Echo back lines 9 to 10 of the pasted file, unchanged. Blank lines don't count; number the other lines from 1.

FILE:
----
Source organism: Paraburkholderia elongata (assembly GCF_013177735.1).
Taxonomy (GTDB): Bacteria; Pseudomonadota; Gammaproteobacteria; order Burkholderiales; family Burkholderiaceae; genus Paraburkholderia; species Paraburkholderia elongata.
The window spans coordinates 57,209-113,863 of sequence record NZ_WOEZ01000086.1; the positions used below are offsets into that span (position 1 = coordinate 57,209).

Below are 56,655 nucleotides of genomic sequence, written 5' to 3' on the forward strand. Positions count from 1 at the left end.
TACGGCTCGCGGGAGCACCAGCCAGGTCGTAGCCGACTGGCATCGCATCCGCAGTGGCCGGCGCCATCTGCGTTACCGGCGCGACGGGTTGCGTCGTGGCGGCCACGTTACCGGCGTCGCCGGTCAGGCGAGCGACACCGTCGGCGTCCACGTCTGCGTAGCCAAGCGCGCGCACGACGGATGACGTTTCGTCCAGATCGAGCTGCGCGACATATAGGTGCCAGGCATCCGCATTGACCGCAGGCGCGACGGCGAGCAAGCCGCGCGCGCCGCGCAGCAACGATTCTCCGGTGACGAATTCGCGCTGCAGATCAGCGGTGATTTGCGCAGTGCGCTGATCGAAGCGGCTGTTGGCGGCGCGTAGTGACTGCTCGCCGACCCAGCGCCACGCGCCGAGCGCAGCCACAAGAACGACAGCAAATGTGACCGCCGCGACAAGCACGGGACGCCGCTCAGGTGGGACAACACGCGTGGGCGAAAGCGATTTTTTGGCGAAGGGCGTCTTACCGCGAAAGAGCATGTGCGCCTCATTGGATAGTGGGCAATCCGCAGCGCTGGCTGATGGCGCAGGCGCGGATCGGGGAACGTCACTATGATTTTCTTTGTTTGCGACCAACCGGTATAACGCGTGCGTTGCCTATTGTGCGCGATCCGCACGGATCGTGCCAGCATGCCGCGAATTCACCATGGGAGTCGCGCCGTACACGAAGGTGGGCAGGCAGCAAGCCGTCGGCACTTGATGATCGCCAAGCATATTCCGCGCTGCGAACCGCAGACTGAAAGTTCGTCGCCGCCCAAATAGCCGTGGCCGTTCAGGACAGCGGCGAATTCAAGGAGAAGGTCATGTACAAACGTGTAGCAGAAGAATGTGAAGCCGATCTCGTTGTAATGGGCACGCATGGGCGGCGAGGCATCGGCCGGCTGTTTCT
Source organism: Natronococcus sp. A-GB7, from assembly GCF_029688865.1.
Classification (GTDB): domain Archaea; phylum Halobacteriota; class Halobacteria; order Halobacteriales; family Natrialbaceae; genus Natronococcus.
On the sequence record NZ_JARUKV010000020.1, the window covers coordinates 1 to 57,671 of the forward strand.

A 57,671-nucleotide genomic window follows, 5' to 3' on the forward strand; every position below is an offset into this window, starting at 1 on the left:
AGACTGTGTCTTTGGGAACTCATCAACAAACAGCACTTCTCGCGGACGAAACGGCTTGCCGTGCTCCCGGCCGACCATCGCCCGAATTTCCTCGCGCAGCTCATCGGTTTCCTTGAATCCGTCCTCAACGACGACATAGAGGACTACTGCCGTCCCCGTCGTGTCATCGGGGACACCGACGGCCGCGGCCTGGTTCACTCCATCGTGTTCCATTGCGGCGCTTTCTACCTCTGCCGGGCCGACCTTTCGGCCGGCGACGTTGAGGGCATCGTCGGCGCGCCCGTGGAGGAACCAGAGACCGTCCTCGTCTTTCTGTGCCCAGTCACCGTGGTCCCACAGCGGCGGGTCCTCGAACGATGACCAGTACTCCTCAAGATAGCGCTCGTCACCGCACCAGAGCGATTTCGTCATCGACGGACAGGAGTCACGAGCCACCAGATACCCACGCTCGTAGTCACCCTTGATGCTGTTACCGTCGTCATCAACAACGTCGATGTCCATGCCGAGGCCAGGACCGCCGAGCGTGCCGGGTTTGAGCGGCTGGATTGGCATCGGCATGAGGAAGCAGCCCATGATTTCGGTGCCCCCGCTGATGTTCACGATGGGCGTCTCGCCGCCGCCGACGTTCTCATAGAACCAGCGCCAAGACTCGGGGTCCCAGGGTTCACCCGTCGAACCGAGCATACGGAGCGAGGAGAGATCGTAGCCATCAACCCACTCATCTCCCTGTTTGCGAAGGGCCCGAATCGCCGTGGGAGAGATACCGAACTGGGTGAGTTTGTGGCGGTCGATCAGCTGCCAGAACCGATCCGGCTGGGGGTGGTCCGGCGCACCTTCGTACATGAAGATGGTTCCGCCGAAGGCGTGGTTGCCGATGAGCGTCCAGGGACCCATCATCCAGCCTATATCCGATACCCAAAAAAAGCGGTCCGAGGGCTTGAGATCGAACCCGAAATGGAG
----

A 57,671-nucleotide genomic window follows, 5' to 3' on the forward strand; every position below is an offset into this window, starting at 1 on the left:
AGACTGTGTCTTTGGGAACTCATCAACAAACAGCACTTCTCGCGGACGAAACGGCTTGCCGTGCTCCCGGCCGACCATCGCCCGAATTTCCTCGCGCAGCTCATCGGTTTCCTTGAATCCGTCCTCAACGACGACATAGAGGACTACTGCCGTCCCCGTCGTGTCATCGGGGACACCGACGGCCGCGGCCTGGTTCACTCCATCGTGTTCCATTGCGGCGCTTTCTACCTCTGCCGGGCCGACCTTTCGGCCGGCGACGTTGAGGGCATCGTCGGCGCGCCCGTGGAGGAACCAGAGACCGTCCTCGTCTTTCTGTGCCCAGTCACCGTGGTCCCACAGCGGCGGGTCCTCGAACGATGACCAGTACTCCTCAAGATAGCGCTCGTCACCGCACCAGAGCGATTTCGTCATCGACGGACAGGAGTCACGAGCCACCAGATACCCACGCTCGTAGTCACCCTTGATGCTGTTACCGTCGTCATCAACAACGTCGATGTCCATGCCGAGGCCAGGACCGCCGAGCGTGCCGGGTTTGAGCGGCTGGATTGGCATCGGCATGAGGAAGCAGCCCATGATTTCGGTGCCCCCGCTGATGTTCACGATGGGCGTCTCGCCGCCGCCGACGTTCTCATAGAACCAGCGCCAAGACTCGGGGTCCCAGGGTTCACCCGTCGAACCGAGCATACGGAGCGAGGAGAGATCGTAGCCATCAACCCACTCATCTCCCTGTTTGCGAAGGGCCCGAATCGCCGTGGGAGAGATACCGAACTGGGTGAGTTTGTGGCGGTCGATCAGCTGCCAGAACCGATCCGGCTGGGGGTGGTCCGGCGCACCTTCGTACATGAAGATGGTTCCGCCGAAGGCGTGGTTGCCGATGAGCGTCCAGGGACCCATCATCCAGCCTATATCCGATACCCAAAAAAAGCGGTCCGAGGGCTTGAGATCGAACCCGAAATGGAG